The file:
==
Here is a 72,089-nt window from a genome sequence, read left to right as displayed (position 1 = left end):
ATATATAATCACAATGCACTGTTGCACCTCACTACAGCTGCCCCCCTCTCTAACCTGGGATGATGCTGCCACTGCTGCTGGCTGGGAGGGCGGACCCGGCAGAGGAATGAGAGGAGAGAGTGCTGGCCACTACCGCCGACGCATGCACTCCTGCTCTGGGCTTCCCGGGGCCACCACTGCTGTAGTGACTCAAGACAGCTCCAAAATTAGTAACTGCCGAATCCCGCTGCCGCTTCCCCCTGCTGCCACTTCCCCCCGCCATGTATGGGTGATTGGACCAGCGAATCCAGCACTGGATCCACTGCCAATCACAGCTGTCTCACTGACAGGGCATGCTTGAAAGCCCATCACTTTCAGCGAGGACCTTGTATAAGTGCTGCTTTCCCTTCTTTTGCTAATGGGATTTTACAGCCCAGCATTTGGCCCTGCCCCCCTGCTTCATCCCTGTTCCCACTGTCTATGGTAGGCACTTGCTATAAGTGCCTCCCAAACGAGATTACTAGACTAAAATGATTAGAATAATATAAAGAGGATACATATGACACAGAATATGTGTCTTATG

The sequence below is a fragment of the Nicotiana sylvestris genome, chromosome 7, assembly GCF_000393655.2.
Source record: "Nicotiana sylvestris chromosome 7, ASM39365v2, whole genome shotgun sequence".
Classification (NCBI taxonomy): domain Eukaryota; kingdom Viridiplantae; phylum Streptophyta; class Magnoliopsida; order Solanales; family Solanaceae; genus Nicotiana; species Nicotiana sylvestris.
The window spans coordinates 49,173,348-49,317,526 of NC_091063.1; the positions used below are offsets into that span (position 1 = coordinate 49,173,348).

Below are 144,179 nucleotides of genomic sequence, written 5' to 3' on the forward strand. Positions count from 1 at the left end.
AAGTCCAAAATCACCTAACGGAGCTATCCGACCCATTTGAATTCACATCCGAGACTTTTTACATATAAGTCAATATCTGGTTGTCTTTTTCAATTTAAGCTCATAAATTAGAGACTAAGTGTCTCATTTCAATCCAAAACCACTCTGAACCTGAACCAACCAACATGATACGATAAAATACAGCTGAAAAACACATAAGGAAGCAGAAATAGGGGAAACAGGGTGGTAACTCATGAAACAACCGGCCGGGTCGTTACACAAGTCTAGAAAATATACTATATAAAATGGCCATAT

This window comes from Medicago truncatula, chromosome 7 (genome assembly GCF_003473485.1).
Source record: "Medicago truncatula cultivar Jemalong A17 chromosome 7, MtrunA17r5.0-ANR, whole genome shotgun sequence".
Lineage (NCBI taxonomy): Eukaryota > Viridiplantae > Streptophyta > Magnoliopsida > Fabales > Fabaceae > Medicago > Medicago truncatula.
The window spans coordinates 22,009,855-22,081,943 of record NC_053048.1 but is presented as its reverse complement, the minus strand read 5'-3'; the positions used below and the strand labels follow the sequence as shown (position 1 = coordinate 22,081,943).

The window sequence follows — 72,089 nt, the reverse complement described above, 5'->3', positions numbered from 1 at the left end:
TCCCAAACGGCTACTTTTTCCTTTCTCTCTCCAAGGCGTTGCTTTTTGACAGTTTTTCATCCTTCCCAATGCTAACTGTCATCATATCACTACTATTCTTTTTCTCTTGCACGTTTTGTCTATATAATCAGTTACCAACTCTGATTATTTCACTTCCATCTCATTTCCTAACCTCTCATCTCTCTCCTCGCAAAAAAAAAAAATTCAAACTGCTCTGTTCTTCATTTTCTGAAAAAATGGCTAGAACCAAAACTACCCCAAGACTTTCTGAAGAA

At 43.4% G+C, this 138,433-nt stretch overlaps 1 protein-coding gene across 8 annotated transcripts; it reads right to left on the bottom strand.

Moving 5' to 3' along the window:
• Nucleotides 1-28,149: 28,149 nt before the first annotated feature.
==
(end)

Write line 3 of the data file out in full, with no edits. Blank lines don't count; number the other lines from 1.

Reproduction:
The sequence below is a fragment of the Nicotiana sylvestris genome, chromosome 7, assembly GCF_000393655.2.